After students have mastered the chip model, I move on to a number line model. The curriculum that I use (Connected Math) does a really nice job introducing the number line model. It talks about addition as combining sets by providing a context in which two kids each have a number of video games and then talking about the combined number of video games. It illustrates the problem using a chip model. Then, it goes on to talk about addition also being representative of a context in which one “adds on”. It provides a context in which there is a temperature at sunrise and that is “added on” to as the temperature rises over the course of a day. They model this problem using a number line.
After introducing students to the number line model, I take them out into the hall to walk the number line. Prior to this, I have had my student aides create a number line for each table group. Each number line is created using painters tape (for ease of removal when the time comes). The numbers on each number line range from -10 to 10. I begin by modeling a couple of integer addition problems on the line. I walk forward for positive numbers and backward for negative numbers.
After modeling several problems, I have each group complete a set of problems by walking on the number line. Each group gets a laminated index card with the problems to be completed and a dry erase marker to record their answer. The first group member walks the number line to solve the first problem. The other members of the group check his or her work. The next person in the group walks the number line for the second problem and the others check the work. Each problem is completed by a new student until everyone in the group has walked the number line. At that point, the group rotates through again until all the problems have been completed.
Once students have mastered integer addition on the number line, they use models to construct an algorithm for integer addition. They begin with a group of four problems. They solve these problems using a model. Then, they identify what is the same about the problems and create two more problems to fit the group. (All of the problems in the group have addends in which the signs match.) Finally, they come up with an algorithm for the adding problems within the group. They repeat this process for a second group of problems in which the signs of the addend pairs do not match. If students have trouble figuring out the algorithm, I remind them that each number has a magnitude (size) and a direction (sign) and suggest that they consider the two parts separately. This usually helps them get to the algorithm.
After creating the algorithm, students test it on rational numbers (mixed numbers) and verify its efficacy using a number line model. Finally, they test rational number addition for commutativity.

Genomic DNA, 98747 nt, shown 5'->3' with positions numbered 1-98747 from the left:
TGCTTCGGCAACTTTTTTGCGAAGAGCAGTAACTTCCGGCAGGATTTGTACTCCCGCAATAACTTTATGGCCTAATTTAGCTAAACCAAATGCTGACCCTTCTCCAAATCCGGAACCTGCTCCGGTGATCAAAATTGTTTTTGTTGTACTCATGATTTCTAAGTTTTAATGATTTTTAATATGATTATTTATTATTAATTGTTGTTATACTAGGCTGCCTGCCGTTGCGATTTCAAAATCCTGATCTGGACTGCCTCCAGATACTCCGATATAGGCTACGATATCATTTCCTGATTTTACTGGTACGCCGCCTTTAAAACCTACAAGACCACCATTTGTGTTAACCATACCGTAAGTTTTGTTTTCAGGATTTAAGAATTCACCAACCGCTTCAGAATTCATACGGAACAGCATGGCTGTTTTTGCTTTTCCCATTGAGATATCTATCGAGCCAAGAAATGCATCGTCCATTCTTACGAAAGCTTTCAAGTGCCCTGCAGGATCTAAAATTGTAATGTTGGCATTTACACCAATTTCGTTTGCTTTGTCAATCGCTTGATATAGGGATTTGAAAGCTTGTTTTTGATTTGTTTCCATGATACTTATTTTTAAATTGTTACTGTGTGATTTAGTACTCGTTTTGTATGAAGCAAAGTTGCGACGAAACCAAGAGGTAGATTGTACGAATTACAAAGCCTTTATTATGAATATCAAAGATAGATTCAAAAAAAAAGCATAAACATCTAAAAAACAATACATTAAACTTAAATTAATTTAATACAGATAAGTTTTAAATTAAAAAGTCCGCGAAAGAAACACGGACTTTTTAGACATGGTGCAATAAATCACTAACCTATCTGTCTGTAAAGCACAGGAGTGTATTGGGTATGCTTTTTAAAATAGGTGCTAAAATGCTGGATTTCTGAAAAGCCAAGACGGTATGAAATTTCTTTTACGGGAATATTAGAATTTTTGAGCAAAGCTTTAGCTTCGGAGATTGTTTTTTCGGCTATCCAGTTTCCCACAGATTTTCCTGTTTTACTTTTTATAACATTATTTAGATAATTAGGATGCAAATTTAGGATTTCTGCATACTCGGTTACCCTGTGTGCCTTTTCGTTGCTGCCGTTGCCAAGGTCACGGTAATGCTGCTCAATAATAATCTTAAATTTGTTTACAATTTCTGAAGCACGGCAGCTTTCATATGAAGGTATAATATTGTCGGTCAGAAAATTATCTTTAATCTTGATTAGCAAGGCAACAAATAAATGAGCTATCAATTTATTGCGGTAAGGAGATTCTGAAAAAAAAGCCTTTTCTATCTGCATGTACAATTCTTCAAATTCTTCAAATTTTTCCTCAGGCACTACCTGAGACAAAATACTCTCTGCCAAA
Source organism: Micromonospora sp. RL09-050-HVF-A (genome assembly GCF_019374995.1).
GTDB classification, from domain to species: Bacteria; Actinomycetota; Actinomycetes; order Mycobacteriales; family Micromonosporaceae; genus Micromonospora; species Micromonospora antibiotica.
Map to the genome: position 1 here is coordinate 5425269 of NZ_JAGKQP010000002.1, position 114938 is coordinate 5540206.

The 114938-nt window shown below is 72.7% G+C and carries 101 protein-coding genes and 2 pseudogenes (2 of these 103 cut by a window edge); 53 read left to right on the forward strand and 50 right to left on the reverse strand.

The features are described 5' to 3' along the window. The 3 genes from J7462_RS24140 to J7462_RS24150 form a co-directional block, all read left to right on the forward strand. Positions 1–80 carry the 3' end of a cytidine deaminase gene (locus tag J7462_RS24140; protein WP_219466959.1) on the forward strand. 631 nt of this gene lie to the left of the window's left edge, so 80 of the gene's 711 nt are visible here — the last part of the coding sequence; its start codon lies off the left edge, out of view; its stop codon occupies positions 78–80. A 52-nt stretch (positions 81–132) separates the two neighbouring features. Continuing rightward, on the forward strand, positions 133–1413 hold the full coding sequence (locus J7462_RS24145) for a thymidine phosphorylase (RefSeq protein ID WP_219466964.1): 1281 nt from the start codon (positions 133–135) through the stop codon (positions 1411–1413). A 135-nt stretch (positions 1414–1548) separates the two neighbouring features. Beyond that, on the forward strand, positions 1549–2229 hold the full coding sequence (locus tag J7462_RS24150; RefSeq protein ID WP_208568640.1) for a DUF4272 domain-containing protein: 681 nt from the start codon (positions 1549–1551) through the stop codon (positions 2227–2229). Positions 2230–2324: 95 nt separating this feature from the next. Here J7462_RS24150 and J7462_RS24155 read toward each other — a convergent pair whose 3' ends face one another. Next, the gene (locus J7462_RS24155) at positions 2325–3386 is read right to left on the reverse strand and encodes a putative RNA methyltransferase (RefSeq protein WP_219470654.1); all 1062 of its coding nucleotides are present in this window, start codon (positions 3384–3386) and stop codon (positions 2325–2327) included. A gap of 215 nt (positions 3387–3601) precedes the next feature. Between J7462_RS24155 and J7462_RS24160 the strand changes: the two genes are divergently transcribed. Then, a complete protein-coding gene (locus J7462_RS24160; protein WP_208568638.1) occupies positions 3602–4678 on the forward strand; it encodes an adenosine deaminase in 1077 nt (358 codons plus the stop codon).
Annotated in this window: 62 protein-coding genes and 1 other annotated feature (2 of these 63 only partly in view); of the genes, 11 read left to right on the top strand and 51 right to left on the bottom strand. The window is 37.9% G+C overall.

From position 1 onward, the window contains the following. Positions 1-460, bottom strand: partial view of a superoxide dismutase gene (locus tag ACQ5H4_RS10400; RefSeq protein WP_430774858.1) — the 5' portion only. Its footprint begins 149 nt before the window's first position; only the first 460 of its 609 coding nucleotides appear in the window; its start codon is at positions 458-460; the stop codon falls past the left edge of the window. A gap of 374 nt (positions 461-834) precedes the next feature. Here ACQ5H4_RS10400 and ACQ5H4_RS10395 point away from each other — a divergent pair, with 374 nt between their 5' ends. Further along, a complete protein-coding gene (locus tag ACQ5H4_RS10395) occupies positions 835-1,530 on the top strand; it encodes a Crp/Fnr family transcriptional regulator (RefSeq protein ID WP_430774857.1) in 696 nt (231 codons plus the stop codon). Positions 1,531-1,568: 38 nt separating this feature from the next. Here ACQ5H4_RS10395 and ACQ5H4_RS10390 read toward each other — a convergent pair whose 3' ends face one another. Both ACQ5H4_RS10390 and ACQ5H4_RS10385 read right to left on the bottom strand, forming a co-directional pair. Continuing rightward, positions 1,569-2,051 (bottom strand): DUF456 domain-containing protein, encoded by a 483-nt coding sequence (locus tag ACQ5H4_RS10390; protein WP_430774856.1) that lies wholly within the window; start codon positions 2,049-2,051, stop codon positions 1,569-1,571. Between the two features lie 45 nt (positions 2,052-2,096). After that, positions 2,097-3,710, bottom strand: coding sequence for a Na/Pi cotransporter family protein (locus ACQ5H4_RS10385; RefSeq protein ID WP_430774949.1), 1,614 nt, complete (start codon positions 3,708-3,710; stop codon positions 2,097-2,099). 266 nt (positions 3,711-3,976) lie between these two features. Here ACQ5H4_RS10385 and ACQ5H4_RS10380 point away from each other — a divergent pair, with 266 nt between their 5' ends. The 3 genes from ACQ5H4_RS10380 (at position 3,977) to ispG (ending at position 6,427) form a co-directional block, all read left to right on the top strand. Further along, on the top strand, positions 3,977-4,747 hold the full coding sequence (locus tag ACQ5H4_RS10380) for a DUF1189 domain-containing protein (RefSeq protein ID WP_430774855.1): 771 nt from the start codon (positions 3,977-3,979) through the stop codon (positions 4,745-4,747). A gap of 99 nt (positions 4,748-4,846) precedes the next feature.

After students have created an algorithm, I use the foldable shown below to summarize the lesson.
I follow up with this Always, Sometimes, Never exit card.
I’ve always thought that plotting points on a graph is one of the most boring things in life. It just seems so tedious, necessary, but tedious. I am not a fan of tedious and neither are the 11 and 12 year old students in my class. Our collective view is that math should be interesting and engaging (my view because I want them to learn to love math, their view because all things should be interesting and engaging when you are 11).
As I planned this lesson this year, I decided to try out a life-size coordinate plane. I had my student aides tape it onto the tile floor out in the hallway (since I have carpet in my room) a couple of weeks prior to the lesson. I wanted it to just sit there so that kids would see it and see the quadrant numbering every time they walked past the door for a few weeks. (My Algebra teacher did this with the quadratic formula. He wrote it in a corner of the board and just left it there. He didn’t say anything about it but we sat there looking at every day for a solid two weeks before he introduced it. Without even realizing it, most of us knew it before he even started the lesson.)
On the day of the lesson, students completed a foldable summarizing how to plot points on the coordinate plane.
Afterwards, they were each given an index card with an ordered pair. Each student walked over to their x coordinate and then up or down for their y coordinate.
When everyone could correctly plot the points, they returned to the classroom and played battleship on coordinate planes. Each player was given two coordinate planes. They were required to plot their ships on one of the coordinate plane ranging from -5 to 5 in both directions. Each player had a five point ship, a four point ship, a three point ship, and a two point ship. Ships could be aligned horizontally, vertically, or diagonally. They used the second coordinate plane to record their “shots” at their opponent.